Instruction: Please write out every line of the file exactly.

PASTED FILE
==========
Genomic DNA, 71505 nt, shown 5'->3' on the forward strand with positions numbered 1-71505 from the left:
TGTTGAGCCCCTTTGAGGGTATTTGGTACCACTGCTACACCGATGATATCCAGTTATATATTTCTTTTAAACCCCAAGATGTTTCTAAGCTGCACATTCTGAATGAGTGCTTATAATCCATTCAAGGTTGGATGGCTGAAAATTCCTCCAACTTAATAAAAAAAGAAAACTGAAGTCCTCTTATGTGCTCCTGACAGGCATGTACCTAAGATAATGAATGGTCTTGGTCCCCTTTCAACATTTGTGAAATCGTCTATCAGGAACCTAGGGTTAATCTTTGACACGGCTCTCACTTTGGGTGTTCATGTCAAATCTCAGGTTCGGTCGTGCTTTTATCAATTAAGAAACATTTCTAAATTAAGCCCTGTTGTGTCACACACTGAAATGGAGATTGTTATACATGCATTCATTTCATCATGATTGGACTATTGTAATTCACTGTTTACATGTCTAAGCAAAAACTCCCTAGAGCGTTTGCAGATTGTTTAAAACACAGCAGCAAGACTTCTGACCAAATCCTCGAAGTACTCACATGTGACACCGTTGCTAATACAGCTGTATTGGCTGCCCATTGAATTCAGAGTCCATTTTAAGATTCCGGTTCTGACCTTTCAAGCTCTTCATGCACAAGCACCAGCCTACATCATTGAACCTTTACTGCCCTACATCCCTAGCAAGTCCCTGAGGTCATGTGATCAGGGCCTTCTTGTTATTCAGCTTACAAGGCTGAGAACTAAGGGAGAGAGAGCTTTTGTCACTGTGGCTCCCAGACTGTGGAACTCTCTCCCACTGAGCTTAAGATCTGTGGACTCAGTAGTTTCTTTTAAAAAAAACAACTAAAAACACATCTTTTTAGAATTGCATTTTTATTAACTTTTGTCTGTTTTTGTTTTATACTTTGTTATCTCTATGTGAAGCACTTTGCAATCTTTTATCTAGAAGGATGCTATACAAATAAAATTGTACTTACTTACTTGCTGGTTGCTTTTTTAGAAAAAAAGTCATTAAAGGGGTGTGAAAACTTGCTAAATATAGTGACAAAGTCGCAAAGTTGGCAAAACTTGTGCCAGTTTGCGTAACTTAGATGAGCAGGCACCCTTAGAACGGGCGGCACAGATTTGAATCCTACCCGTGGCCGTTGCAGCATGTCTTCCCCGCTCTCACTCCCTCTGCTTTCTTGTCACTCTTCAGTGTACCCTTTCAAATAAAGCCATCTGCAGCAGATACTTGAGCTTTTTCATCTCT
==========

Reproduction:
Genomic DNA, 71505 nt, shown 5'->3' on the forward strand with positions numbered 1-71505 from the left:
TGTTGAGCCCCTTTGAGGGTATTTGGTACCACTGCTACACCGATGATATCCAGTTATATATTTCTTTTAAACCCCAAGATGTTTCTAAGCTGCACATTCTGAATGAGTGCTTATAATCCATTCAAGGTTGGATGGCTGAAAATTCCTCCAACTTAATAAAAAAAGAAAACTGAAGTCCTCTTATGTGCTCCTGACAGGCATGTACCTAAGATAATGAATGGTCTTGGTCCCCTTTCAACATTTGTGAAATCGTCTATCAGGAACCTAGGGTTAATCTTTGACACGGCTCTCACTTTGGGTGTTCATGTCAAATCTCAGGTTCGGTCGTGCTTTTATCAATTAAGAAACATTTCTAAATTAAGCCCTGTTGTGTCACACACTGAAATGGAGATTGTTATACATGCATTCATTTCATCATGATTGGACTATTGTAATTCACTGTTTACATGTCTAAGCAAAAACTCCCTAGAGCGTTTGCAGATTGTTTAAAACACAGCAGCAAGACTTCTGACCAAATCCTCGAAGTACTCACATGTGACACCGTTGCTAATACAGCTGTATTGGCTGCCCATTGAATTCAGAGTCCATTTTAAGATTCCGGTTCTGACCTTTCAAGCTCTTCATGCACAAGCACCAGCCTACATCATTGAACCTTTACTGCCCTACATCCCTAGCAAGTCCCTGAGGTCATGTGATCAGGGCCTTCTTGTTATTCAGCTTACAAGGCTGAGAACTAAGGGAGAGAGAGCTTTTGTCACTGTGGCTCCCAGACTGTGGAACTCTCTCCCACTGAGCTTAAGATCTGTGGACTCAGTAGTTTCTTTTAAAAAAAACAACTAAAAACACATCTTTTTAGAATTGCATTTTTATTAACTTTTGTCTGTTTTTGTTTTATACTTTGTTATCTCTATGTGAAGCACTTTGCAATCTTTTATCTAGAAGGATGCTATACAAATAAAATTGTACTTACTTACTTGCTGGTTGCTTTTTTAGAAAAAAAGTCATTAAAGGGGTGTGAAAACTTGCTAAATATAGTGACAAAGTCGCAAAGTTGGCAAAACTTGTGCCAGTTTGCGTAACTTAGATGAGCAGGCACCCTTAGAACGGGCGGCACAGATTTGAATCCTACCCGTGGCCGTTGCAGCATGTCTTCCCCGCTCTCACTCCCTCTGCTTTCTTGTCACTCTTCAGTGTACCCTTTCAAATAAAGCCATCTGCAGCAGATACTTGAGCTTTTTCATCTCT